Several years ago, you started a job that, for all intents and purposes, was your dream job. At least, it’s what you spent four years of college and two years of internships preparing for. A big break you were not willing to squander.
While you admit that you may not be the smartest or most talented person in the room, you resolved to earn your spot at the table with your impressive work ethic. So, you got in early to your office job, stayed late, worked weekends—all the while obsessively worrying about your performance and your future.
As time went by, any semblance of a balanced life went out the window. You had no energy or desire to hang out with your friends, you were neglecting your health and you became disillusioned with your work. There wasn’t one single catalyst—it wasn’t that you stopped liking the kind of work you did, generally speaking.
Instead, it was a classic case of burnout: multiple, chronic stressors over an extended period of time left you totally drained and no longer performing at your best. In a few short years, you went from bright-eyed and bushy-tailed to seriously burnt out.
From a psychological point of view, job burn out is “an extended period of time where someone experiences exhaustion and a lack of interest in things, resulting in a decline in their job performance.”
“A lot of burnout really has to do with experiencing chronic stress,” says Dr. Ballard, the head of the APA’s Psychologically Healthy Workplace Program. “In those situations, the demands being placed on you exceed the resources you have available to deal with the stressors.”
Left unchecked, burnout can wreak havoc on your health, happiness, relationships and job performance. In order to catch burnout and combat it early, it’s important to know what to look out for.
These are 9 signs you may be experiencing burn out.
A clear sign of burnout is when you feel tired all the time. Exhaustion can be emotional, mental or physical. It’s the sense of not having any energy, of being completely spent.
2. Lack of Motivation
When you don’t feel enthusiastic about anything anymore or you no longer have that internal motivation for your work, there’s a good chance you’re experiencing burnout. Other ways this manifests? It may be harder to get going in the morning and more difficult to drag yourself into work every day.
3. Frustration, Cynicism and Other Negative Emotions
You may feel like what you’re doing doesn’t matter that much anymore, or you may be disillusioned with everything. You might notice that you feel more generally pessimistic than you used to. While everybody experiences some negative emotions from time to time, it’s important to know when these are becoming unusual for you.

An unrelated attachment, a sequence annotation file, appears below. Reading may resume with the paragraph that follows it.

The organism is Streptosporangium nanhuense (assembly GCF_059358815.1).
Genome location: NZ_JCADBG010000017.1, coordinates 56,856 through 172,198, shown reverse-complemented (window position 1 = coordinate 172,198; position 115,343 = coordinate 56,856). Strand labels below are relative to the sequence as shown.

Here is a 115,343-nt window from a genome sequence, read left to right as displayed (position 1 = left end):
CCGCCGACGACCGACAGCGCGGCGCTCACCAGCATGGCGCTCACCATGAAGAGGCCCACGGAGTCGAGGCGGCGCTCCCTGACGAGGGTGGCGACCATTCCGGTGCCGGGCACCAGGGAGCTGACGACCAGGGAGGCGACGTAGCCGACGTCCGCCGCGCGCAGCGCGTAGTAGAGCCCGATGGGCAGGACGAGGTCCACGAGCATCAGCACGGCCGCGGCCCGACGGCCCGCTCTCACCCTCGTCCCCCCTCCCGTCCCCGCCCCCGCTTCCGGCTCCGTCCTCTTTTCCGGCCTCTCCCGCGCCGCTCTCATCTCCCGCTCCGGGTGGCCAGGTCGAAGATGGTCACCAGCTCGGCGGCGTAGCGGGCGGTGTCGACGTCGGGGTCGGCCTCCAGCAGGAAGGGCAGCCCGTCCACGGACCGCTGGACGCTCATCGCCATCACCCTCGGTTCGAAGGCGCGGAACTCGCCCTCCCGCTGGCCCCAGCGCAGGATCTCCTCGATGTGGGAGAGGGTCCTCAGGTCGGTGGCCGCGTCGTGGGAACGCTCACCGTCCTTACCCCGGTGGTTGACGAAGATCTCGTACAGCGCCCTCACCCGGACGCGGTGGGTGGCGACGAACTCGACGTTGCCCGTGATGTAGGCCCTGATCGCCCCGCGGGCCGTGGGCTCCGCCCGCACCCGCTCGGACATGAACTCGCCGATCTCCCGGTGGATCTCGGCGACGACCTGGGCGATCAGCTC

4. Cognitive Problems
Burnout and chronic stress may interfere with your ability to pay attention or concentrate. When we’re stressed, our attention narrows to focus on the negative element that we perceive as a threat. In the short term, this helps us deal with the problem at hand, Dr. Ballard says, “but our bodies and brains are designed to handle this in short bursts and then return to normal functioning. When stress becomes chronic, this narrow focus continues for a long time and we have difficulty paying attention to other things.”
This “fight or flight” tunnel vision can negatively affect your ability to solve problems or make decisions. You might find that you’re more forgetful and have a harder time remembering things.
5. Slipping Job Performance
Not sure whether you’re burnt out? Compare your job performance now to your performance in previous years. Because burnout tends to happen over an extended period of time, taking this long-term view might reveal whether you’re in a temporary slump or experiencing more chronic burnout.
6. Interpersonal Problems at Home and at Work
This tends to play out in one of two ways: (a) You’re having more conflicts with other people, such as getting into arguments, or (b) you withdraw, talking to your coworkers and family members less. You might find that even when you’re physically there, you’re tuned out.
7. Not Taking Care of Yourself
When suffering from burnout, some people engage in unhealthy coping strategies like drinking too much, smoking, being too sedentary, eating too much junk food, not eating enough or not getting enough sleep. Self-medication is another issue and could include relying on sleeping pills to sleep, drinking more alcohol at the end of the day to de-stress or even drinking more tea or coffee to summon up the energy to drag yourself into work in the morning.
8. Being Preoccupied With Work … When You’re Not at Work
Even though you might not be working at a given moment, if you’re expending mental energy mulling over your job, then your work is interfering with your ability to recover from the stresses of your day. In order to recover, you need time to yourself after the actual task stops … and time when you stop thinking about that task altogether.
9. Generally Decreased Satisfaction
This is the tendency to feel less happy and satisfied with your career and with your home life. You might feel dissatisfied or even stuck when it comes to whatever is going on at home, in the community or with your social activities, Dr. Ballard says.
Read also: How to deal with job dissatisfaction.
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